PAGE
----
Full transcript of President Obama’s remarks on the ‘fiscal cliff’ negotiations at the White House on Dec. 31, 2012.
OBAMA: Hello, everybody.
Thank you. Please, everybody have a seat.
Well, good afternoon, everybody. Welcome to the White House.
(UNKNOWN): Thank you for having us.
OBAMA: Now I realize that the last thing you want to hear on New Year’s Eve is another speech from me, but I do need to talk about the progress that’s being made in Congress today.
For the last few days, leaders in both parties have been working toward an agreement that will prevent a middle-class tax hike from hitting 98 percent of all Americans starting tomorrow.
Preventing that tax hike has been my top priority, because the last thing folks like the folks up here on this stage can afford right now is to pay an extra $2,000 in taxes next year. Middle-class families can’t afford it. Businesses can’t afford it. Our economy can’t afford it.
Now today it appears that an agreement to prevent this New Year’s tax hike is within sight. But it’s not done. There are still issues left to resolve, but we’re hopeful that Congress can get it done. But it’s not done.
And so part of the reason that I wanted to speak to all of you here today is to make sure it that we emphasize to Congress, and that members of both parties understand that all across America this is a pressing concern on people’s minds.
Now, the potential agreement that’s being talked about would not only make sure the taxes don’t go up on middle-class families, it also would extend tax credits for families with children. It would extend our tuition tax credit that’s helped millions of families pay for college. It would extend tax credits for clean energy companies that are creating jobs and reducing our dependence on foreign oil. It would extend unemployment insurance to 2 million Americans who are out there still actively looking for a job.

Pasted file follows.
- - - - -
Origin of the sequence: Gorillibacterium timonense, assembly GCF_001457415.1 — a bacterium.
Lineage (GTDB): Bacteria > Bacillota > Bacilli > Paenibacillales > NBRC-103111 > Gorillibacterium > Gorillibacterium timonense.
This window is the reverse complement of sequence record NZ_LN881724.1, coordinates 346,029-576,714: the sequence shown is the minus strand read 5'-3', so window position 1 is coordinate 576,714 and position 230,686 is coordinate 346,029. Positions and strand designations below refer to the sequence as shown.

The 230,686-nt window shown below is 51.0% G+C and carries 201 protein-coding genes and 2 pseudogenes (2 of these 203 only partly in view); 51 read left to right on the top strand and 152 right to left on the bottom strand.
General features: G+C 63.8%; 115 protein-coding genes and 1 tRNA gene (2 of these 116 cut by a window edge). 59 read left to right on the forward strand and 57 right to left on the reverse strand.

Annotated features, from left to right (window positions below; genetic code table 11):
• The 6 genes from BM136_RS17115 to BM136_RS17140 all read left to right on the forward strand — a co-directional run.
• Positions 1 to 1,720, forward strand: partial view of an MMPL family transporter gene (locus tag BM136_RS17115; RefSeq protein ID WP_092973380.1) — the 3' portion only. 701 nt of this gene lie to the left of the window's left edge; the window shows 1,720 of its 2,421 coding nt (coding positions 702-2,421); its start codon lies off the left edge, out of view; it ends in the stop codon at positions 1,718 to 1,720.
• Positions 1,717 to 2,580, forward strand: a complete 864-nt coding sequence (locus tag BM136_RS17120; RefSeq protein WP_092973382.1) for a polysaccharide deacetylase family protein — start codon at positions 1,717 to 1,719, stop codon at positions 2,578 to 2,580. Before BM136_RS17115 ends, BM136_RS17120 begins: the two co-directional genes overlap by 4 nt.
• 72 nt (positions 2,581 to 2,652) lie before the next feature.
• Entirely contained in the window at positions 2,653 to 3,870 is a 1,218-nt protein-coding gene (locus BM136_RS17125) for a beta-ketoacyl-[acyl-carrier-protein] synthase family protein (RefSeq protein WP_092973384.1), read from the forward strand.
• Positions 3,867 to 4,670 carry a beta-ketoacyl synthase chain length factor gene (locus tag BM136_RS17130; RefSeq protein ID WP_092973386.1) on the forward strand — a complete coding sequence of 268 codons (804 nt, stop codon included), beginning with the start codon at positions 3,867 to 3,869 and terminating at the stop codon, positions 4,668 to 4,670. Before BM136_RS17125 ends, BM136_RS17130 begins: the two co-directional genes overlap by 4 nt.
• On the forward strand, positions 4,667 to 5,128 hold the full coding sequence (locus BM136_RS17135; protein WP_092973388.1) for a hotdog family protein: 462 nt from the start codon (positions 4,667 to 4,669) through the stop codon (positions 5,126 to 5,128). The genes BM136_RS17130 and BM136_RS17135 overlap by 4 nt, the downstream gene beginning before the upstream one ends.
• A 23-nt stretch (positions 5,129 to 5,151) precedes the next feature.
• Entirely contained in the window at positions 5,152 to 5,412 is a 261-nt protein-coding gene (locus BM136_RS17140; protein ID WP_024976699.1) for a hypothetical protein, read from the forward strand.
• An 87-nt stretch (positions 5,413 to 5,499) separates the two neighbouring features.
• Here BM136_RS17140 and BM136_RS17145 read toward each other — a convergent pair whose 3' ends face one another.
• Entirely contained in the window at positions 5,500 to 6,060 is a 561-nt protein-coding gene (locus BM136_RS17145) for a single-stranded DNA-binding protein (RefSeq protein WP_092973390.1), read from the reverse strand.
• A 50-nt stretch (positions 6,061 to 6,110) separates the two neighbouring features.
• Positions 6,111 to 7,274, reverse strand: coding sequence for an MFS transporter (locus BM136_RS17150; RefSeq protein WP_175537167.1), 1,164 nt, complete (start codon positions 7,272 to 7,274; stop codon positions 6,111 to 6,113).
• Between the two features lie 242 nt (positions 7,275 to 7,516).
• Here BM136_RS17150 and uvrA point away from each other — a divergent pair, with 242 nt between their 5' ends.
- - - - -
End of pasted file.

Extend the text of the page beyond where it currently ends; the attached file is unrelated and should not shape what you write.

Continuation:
I have to say that ever since I took office, throughout the campaign, and over the last couple of months, my preference would have been to solve all these problems in the context of a larger agreement, a bigger deal, a grand bargain, whatever you want to call it, that solves our deficit problems in a balanced and responsible way, that doesn’t just deal with the taxes, but deals with the spending in a balanced way so that we can put all this behind us and just focus on growing our economy.
But with this Congress, that was obviously a little too much to hope for at this time.
It may be we can do it in stages. We’re going to solve this problem instead in several steps.
Last year, in 2011, we started reducing the deficit through $1 trillion in spending cuts. Those have already taken place. The agreement being worked on right now would further reduce the deficit by asking the wealthiest 2 percent of Americans to pay higher taxes for the first time in two decades. So that would add additional hundreds of billions of dollars to deficit reduction. So that’s progress, but we’re going to need to do more.